Choosing Between Breast-Conserving Surgery and Mastectomy

Breast-Conserving Surgery

The advantage of breast-conserving surgery (lumpectomy) is that it preserves the appearance of the breast. A disadvantage is the need for several weeks of radiation therapy after surgery. Some women who have a mastectomy will still need radiation therapy. Women who choose lumpectomy and radiation can expect the same chance of survival as those who choose mastectomy.

Although most women prefer lumpectomy and radiation therapy, your choice will depend on a number of factors, such as:

  • How you feel about losing your breast
  • Whether or not you want to devote the additional time and travel for radiation therapy
  • Whether or not you would want to have more surgery to reconstruct your breast after having a mastectomy
  • Your preference for a mastectomy as a way to “take it all out as quickly as possible”

In determining the preference for lumpectomy or mastectomy, be sure to get all the facts. Though you may have a gut feeling for mastectomy to “take it all out as quickly as possible”, the fact is that in most cases doing so does not provide any better chance of long term control or a better outcome of treatment. Large research studies with thousands of women participating, and over 20 years of information show that when lumpectomy can be done, mastectomy does not provide any better chance of survival from breast cancer than lumpectomy plus radiation. It is because of these facts that most women do not have their breast removed.

For most women, breast conservation will be the treatment of choice since it is less traumatic, and the survival results are identical to survival rates with mastectomy. However, not all women are candidates for breast conservation, and some women prefer mastectomy. We believe women should be given the facts and encouraged to make their own choices.

Breast conservation therapy is not an option for all women with breast cancer.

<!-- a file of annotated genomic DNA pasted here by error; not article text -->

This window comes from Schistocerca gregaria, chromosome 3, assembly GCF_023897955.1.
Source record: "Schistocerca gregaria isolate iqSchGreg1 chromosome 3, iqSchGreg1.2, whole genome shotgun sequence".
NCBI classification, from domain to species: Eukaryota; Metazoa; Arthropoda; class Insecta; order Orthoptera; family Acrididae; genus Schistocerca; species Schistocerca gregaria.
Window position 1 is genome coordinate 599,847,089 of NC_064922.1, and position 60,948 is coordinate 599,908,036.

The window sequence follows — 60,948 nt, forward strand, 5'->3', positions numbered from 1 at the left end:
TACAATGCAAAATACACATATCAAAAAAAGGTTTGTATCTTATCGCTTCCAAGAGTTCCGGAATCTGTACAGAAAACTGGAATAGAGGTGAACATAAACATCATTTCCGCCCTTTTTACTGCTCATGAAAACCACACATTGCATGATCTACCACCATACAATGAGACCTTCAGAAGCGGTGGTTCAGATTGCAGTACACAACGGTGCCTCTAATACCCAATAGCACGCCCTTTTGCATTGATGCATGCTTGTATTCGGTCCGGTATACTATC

Those who may not have breast-conserving therapy include:

  • Prior radiation therapy of the affected breast or chest
  • Suspicious or malignant appearing abnormalities that are widespread throughout the breast
  • Women whose lumpectomy, including any possible repeat lumpectomy when needed, cannot completely remove their cancer with a satisfactory cosmetic result
  • Women with active connective tissue disease involving the skin (especially scleroderma or lupus) that makes body tissues especially sensitive to the side effects of radiation
  • Pregnant women who would require radiation while still pregnant
  • Women whose tumors are larger than 5 centimeters (2 inches) and can not be shrunk by treatment before surgery

If cancer cells are present at the outside edge of the removed breast tissue (the margin), more surgery is usually needed to remove any remaining cancer. Most often this additional surgery is a repeat lumpectomy, but sometimes it requires removal of the entire breast (mastectomy).

Women considering breast conservation must have a clear understanding of the issue of “margins”. The goal in breast conservation is to remove the tumor with a surrounding rim of normal tissue. Obtaining a clear margin can be a challenge. Although the surgeon attempts to take out the entire tumor at the time of the initial surgery, in some cases the tumor cells, which are not visible during the surgery, are found to extend to the edge (margin) of the lumpectomy specimen, and a second operation is required. Fortunately, the vast majority of women who initially choose breast conservation will ultimately achieve a good to excellent cosmetic result. Long-term survival is equal to that with mastectomy.


Mastectomy is the removal of the entire breast, including the nipple, Mastectomy is needed for some cases, and some women choose mastectomy rather than lumpectomy. Different words are used to describe mastectomy depending on the extent of the surgery in the armpit and the muscles under the breast. In a simple or total mastectomy, the entire breast is removed, but no lymph nodes from under the arm or muscle tissue beneath the breast is removed unless a sentinel node excision is performed (see Sentinel Node Excision). In a modified radical mastectomy, all the muscle under the breast is also removed.

If a woman has a mastectomy, she may want to consider having the breast rebuilt; this is called breast reconstruction. This requires additional surgery to create the appearance of a breast after mastectomy. The breast can be reconstructed at the same time the mastectomy is done (immediate reconstruction) or at a later date (delayed reconstruction).

How does a woman decide with her doctor on the type of reconstruction, and when should she have the procedure? The answer depends on the woman’s personal preferences, the size and shape of her breasts, the size and shape of her body, her level of physical exercise, details of her medical situation (such as how much skin is removed), and if she needs chemotherapy and/or radiation.

Women considering mastectomy should be given the option of immediate reconstruction. Some women, however, are not good candidates for immediate reconstruction. For these women there is still the option of delayed reconstruction, and this option should be taken into consideration at the time the initial mastectomy is performed.

If you are thinking about breast reconstruction, please discuss this with your doctor when you are planning your treatment so that a referral can be made to a plastic surgeon.